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Some youthful nicknames linger while others fade

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It’s no secret what my name is. I mean, it’s right there in the newspaper every week for everyone to see.

That way, the people who want to send nice letters to the paper and make nice comments on social media know who to write to. I guess the people who write nasty letters and make snarky comments know what my name is as well, but I know theirs too, so it makes it even. I figure if you are going to say snarky things, it would be best to stay anonymous and fly under the radar. People who send snarky things to newspapers want their names in the paper, so that point is kinda moot.

My name is kind of ordinary. My first and last names are pretty normal. They aren’t terribly ethnic or unusual. It’s my real name, too. I’m not using a pen name for the column and living life as Francois Finkelbaum. My name is actually Joseph Weaver.

My middle initial is M, but I won’t tell you what my middle name is. It’s nothing weird or goofy, I assure you. My name is fairly Irish/Polish Catholic and pretty boring. When I was a kid, people called me Joey. It was fine when I was a kid, but as I got older, Joey sounded childish to me and I couldn’t wait to be just plain old Joe. My grandfather was named Joe and I can’t imagine anyone ever calling him Joey.

I know a guy who is older than me who is called Joey and he’s a great guy and his name suits him just fine. It just didn’t work for me. I don’t have anything against nicknames, mind you. If I did, I would insist on being called Joseph all the time. I’m not really that formal. I use it from time to time, but only for important things.

I never had a cool nickname like Lefty or Swifty or anything like that. I went to elementary school with a kid called Bunky. Bunky wasn’t his given name, but everyone, even the teachers, always called him Bunky.

He had a pet skunk, too. I don’t remember the skunk’s name, but Bunky had a skunk. I never knew why he was called Bunky. I ran into him as an adult in a bar in Baltimore and recognized him right off.

“Hey,” I said, “You’re Bunky Thomas.”

“Hey, Joe, how are you? Oh, and these days it’s Doug. Nobody calls me Bunky anymore.”

He certainly seemed like a good enough Doug to me, but I still saw Bunky when I looked at him. I didn’t think to ask what happened to the skunk.

My brother knew a girl named Mugsy. I didn’t know what a girl named Mugsy was supposed to look like and my brother told me her name was something like Marcella and she didn’t care much for it. I think she punched some kid that made fun of her name and she was Mugsy from that day forward.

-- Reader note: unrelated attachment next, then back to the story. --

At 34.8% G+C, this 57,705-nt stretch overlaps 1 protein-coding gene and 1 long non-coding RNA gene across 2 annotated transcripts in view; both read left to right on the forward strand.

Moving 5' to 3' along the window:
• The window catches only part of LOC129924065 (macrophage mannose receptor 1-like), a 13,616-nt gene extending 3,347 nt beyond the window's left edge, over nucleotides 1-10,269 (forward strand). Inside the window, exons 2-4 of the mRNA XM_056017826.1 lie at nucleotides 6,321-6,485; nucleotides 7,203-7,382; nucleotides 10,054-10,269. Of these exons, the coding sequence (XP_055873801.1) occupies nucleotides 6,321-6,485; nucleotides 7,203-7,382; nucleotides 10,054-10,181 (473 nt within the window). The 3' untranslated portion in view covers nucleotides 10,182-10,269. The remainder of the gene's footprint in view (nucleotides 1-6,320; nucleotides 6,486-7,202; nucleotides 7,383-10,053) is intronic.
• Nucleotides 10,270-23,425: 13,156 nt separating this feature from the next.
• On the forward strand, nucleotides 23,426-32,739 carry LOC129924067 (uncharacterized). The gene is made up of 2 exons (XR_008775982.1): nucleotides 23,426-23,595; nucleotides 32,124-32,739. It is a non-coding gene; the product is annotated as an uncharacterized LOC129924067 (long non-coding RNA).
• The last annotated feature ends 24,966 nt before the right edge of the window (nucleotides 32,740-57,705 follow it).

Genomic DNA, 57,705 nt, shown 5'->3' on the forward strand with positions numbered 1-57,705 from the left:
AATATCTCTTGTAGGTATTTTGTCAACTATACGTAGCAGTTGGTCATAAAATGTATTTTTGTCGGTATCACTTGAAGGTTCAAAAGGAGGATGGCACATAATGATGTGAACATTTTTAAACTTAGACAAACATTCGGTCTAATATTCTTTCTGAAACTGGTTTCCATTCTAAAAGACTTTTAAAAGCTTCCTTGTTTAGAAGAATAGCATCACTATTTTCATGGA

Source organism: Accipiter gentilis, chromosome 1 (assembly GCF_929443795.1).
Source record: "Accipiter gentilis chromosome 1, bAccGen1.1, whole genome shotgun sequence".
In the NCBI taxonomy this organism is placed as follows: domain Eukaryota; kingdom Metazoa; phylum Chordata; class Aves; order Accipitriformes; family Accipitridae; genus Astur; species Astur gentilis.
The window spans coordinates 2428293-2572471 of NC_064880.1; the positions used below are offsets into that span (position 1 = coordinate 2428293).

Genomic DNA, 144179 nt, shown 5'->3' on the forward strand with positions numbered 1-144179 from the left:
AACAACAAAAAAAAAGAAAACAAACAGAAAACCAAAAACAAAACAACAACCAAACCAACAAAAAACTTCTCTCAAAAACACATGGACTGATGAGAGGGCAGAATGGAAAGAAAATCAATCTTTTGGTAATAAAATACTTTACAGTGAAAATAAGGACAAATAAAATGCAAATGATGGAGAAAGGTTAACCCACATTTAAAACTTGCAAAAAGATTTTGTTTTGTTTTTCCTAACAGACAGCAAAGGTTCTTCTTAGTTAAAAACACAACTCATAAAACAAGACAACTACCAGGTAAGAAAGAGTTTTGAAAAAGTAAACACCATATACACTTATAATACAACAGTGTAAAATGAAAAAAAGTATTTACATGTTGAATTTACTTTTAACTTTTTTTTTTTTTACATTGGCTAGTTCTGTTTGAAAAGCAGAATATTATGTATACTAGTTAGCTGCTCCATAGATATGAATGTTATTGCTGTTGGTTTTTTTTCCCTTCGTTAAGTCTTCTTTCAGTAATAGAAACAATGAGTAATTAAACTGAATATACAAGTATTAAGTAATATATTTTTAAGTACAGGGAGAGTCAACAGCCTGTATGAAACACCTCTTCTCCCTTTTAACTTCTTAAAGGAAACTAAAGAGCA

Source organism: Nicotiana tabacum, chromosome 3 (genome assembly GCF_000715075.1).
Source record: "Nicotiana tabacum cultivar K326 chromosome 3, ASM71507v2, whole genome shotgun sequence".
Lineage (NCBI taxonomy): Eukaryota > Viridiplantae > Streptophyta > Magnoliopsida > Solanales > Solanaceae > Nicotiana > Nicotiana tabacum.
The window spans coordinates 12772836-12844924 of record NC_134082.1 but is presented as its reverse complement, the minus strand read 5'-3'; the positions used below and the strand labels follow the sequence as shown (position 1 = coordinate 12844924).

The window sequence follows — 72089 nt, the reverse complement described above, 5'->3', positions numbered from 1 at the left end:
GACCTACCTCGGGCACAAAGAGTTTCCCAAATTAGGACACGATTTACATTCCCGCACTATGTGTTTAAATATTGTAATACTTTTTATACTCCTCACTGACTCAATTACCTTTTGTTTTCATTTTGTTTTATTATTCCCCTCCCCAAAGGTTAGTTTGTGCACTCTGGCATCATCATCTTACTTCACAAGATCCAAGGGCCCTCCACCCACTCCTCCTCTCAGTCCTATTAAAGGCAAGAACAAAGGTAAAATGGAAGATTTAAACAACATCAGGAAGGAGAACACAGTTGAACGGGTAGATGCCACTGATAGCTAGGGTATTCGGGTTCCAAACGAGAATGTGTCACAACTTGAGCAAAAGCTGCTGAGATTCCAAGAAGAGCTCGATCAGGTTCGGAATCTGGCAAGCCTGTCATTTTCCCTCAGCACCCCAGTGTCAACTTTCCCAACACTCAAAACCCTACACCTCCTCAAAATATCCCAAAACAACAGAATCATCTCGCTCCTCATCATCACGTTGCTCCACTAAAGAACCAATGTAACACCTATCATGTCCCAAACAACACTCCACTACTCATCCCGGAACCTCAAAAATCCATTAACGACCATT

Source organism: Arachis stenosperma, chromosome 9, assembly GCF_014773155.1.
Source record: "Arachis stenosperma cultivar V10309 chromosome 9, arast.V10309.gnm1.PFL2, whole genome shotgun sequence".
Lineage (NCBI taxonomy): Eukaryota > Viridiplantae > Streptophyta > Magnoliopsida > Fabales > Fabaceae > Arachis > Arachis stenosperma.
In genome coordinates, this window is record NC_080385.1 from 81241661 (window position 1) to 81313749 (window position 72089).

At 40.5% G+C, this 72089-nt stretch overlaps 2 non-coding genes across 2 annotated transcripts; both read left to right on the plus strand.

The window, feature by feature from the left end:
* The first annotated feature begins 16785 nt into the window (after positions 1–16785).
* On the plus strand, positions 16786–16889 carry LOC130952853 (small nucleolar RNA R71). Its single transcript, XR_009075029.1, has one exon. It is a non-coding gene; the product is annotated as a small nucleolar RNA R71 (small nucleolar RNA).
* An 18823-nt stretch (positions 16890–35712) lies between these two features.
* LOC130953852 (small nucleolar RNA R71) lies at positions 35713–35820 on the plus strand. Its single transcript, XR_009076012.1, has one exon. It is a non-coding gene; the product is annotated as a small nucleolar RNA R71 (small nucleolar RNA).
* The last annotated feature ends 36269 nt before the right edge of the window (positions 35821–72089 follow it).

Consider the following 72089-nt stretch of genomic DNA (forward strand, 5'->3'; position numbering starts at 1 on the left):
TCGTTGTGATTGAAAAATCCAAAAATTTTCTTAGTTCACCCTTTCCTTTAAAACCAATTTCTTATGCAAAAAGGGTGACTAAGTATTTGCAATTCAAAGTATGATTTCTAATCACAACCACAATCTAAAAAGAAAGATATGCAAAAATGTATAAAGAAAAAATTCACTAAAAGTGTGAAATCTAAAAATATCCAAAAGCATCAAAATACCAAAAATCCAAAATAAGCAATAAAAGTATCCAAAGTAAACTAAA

I met her once, and I guess she was OK. She was a little plain-looking and normal, nothing like you would think a girl named Mugsy was gonna be like. She didn’t look much like a stevedore or a prizefighter, just a girl in jeans and a Van Halen T-shirt.

A lot of people called my brother by our last name. I guess that’s what his crowd did. Our last name is easy to do that with. I used to hang around a bunch of guys and they all called everyone by their last names. It was easier than giving each person a clever nickname. There were Ryan, Reilly, Dietrich and Bob.

Bob would have been called by his last name, but it was long and Polish and hard to pronounce, so we just called him Bob. His name wasn’t even Bob or Robert. It was Gregory and we just never called him Greg. Go figure.

There was this big kid who hung out with our crowd named Frank. His actual name was Paul, but he liked Frank better, so he was forever Frank. There was a guy in the old neighborhood who was older than us named Jobo. His name was Joe, but somewhere along the line someone called him Jobo and it stuck.

Occasionally, the older kids called him “Cuts,” due largely to the fact he was frequently flatulent. I haven’t seen him in almost 40 years, but I wonder if there’s anyone out there who still calls him “Cuts.”

If you see me out and about, just call me Joe. I answer to it most of the time. If you are formal and call me Mr. Weaver, I will just tell you to call me Joe.

As to what some of you have called me, you also can call me Joe. After you wash your mouth out with soap.

Joe Weaver, a native of Baltimore, is a husband, father, pawnbroker and gun collector. From his home in New Bern, he writes on the lighter side of family life.

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